Mix up bicarb soda with water to make a paste, spread it onto the cooled oven surface, leave for a couple of hours, then wipe clean.

Toilet cleaner
Put one cup of bicarb soda into the toilet and leave for an hour. Then pour in a cup of white vinegar, leave for a few minutes, then flush. Job done!

Stain remover and general magic potion
Eucalyptus oil is powerful stuff – it can be used as an antiseptic (it kills 99.99% of germs), deodoriser, stain remover, to soothe insect bites, gum/sticker remover and loads more. We love Bosistos Eucalyptus Spray, available on The Corner Store.

All purpose cleaner
Mix one cup of water, one cup of white vinegar and a glug of eucalyptus oil (or any other essential oil) into a spray bottle. Just be wary of using vinegar on natural stone surfaces, like marble, as it may be too abrasive.

When you’re finished with your glass sauce or vinegar bottles, you can use them as spray bottles to avoid having to use plastic bottles. Just transfer over the spray nozzle from your old plastic bottles.

Our supermarket picks

Clockwise from top left: Bio-Home Hyacinth & Nectarine Laundry Detergent; Ecover Lemon & Aloe Vera Washing-up Liquid; Method Daily Granite Cleaner; Bosistos Eucalyptus Spray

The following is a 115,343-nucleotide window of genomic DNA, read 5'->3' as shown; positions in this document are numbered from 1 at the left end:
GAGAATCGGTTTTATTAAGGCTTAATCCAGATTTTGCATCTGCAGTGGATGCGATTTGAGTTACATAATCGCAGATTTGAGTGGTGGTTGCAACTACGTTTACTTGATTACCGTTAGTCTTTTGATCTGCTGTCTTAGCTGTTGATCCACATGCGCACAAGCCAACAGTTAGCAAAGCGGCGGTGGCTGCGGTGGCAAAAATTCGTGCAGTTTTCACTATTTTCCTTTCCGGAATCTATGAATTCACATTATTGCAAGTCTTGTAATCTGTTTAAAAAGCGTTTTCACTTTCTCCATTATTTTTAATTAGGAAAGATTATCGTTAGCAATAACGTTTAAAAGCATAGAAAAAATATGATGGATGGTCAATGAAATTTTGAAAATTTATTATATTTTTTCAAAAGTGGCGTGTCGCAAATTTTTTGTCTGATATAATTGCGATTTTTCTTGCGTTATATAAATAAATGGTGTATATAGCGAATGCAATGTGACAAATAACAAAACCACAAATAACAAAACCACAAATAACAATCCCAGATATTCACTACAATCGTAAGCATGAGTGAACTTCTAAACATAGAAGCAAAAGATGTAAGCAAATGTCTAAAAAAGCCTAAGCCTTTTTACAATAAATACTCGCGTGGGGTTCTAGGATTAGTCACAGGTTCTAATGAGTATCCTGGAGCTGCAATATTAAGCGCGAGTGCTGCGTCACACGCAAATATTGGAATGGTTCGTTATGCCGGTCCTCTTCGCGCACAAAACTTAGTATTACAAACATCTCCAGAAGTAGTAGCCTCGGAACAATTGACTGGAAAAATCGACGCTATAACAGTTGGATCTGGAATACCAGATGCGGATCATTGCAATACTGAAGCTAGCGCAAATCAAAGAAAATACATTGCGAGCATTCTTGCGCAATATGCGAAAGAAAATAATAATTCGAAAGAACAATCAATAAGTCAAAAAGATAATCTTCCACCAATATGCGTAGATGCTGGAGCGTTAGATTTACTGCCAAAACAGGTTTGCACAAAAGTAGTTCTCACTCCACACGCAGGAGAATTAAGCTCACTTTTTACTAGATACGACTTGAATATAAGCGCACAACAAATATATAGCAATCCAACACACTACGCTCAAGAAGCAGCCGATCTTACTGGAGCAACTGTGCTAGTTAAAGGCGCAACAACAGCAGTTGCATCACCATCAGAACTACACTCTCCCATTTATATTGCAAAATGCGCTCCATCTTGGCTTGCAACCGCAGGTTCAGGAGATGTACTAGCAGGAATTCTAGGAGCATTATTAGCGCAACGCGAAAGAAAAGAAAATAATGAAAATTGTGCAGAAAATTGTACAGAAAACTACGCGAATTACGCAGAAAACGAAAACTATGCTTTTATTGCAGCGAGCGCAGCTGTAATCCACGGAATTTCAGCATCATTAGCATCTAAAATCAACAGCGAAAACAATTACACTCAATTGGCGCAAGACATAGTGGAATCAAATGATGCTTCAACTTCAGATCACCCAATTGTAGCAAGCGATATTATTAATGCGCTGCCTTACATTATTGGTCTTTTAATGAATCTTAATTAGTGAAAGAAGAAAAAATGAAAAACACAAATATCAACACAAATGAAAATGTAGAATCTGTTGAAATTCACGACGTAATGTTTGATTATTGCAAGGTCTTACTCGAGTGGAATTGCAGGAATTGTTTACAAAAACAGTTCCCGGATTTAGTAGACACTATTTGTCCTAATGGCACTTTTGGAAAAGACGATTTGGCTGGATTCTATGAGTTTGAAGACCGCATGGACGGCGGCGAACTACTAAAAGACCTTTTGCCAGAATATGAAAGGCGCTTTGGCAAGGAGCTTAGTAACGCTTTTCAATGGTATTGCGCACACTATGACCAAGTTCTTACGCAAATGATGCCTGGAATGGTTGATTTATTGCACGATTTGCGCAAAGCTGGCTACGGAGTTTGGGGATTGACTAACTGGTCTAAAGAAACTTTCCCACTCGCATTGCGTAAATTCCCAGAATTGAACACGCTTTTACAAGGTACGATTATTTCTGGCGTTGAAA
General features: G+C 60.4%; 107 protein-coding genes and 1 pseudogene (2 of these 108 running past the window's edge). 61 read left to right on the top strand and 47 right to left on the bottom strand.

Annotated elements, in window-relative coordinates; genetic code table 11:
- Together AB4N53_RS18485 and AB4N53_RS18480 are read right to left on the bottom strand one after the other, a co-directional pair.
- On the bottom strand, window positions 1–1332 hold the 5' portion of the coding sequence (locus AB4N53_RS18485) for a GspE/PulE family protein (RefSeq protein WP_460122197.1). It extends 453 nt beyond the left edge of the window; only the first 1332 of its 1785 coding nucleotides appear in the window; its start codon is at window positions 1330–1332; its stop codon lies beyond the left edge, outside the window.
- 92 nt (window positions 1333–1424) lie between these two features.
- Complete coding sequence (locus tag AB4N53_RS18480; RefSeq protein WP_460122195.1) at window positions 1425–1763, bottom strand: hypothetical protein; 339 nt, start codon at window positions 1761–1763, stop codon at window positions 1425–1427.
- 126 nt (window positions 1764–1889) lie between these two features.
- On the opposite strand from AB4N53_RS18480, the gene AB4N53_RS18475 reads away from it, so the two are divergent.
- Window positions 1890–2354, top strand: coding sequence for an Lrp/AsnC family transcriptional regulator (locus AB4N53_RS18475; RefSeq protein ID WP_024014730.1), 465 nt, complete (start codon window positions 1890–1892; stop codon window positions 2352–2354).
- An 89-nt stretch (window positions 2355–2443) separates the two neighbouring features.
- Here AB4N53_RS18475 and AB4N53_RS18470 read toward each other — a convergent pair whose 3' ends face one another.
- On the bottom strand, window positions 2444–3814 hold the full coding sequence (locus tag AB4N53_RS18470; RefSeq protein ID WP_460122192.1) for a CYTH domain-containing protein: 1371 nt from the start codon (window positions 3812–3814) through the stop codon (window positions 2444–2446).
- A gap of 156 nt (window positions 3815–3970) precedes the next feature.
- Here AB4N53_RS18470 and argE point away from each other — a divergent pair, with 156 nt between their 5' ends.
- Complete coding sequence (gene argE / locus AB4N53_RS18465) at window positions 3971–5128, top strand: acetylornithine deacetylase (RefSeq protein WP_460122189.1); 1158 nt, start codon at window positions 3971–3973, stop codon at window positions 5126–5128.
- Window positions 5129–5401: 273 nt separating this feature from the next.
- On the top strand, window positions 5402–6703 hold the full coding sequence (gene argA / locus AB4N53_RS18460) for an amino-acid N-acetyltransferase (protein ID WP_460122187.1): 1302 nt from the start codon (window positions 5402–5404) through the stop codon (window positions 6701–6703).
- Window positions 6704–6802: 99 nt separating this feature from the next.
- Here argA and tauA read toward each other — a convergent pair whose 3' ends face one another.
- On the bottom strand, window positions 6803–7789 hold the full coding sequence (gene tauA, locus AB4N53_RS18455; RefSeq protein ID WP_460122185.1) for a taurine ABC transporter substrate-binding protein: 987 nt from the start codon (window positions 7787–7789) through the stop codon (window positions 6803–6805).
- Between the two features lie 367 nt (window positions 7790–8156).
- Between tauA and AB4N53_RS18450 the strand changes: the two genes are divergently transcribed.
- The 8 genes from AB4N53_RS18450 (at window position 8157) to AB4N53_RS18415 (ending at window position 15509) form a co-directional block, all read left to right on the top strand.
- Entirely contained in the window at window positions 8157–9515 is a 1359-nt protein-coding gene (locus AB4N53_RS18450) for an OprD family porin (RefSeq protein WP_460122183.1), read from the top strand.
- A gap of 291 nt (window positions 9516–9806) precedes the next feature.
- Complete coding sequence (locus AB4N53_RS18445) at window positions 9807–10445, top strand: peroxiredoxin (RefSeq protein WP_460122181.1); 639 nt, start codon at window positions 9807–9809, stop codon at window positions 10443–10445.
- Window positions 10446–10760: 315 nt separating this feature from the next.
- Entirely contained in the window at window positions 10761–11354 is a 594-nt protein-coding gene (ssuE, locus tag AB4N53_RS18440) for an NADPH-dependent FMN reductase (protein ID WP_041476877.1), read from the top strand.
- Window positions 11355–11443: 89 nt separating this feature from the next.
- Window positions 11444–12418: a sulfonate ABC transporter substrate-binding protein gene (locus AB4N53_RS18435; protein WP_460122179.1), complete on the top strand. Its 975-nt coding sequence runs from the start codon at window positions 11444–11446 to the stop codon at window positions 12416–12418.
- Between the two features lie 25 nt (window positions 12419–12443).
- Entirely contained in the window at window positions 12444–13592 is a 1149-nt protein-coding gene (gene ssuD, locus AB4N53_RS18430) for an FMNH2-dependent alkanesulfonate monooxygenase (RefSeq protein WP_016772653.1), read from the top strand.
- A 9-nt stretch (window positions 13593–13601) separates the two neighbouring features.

When buying off-the-shelf cleaning products, the reality is that you’ll need to pay a bit more for an eco-friendly, non-toxic product. So we’re constantly looking for affordable eco-friendly products when we’re at the supermarket and have picked our favourites that you can get at your local Cold Storage or FairPrice or online. Our picks are Bio-Home Hyacinth & Nectarine Laundry Detergent, $11.90, available on RedMart and at Cold Storage and FairPrice; Ecover Lemon & Aloe Vera Washing-up Liquid, $8.90, available on RedMart and at Cold Storage and FairPrice; Method Daily Granite Cleaner in Apple Orchard, from $7.00, available on RedMart and at Cold Storage and FairPrice; Bosistos Eucalyptus Spray, $13.85, available on The Corner Store.

It might seem like ‘information overload’, but one step at a time can make all the difference. You’ve got this.

Top image: Ika Dam via Unsplash

Like this story? Here’s more we think you’ll enjoy:

Where to buy organic food and groceries in Singapore: the HoneyKids organic shopping guide!
The shocking statistics of plastic waste and what we can do to help in Singapore
Gut health: why it’s important and how it can help you feel better
Looking for a new coffee place? Here’s our go-to guide to delish coffee in Singapore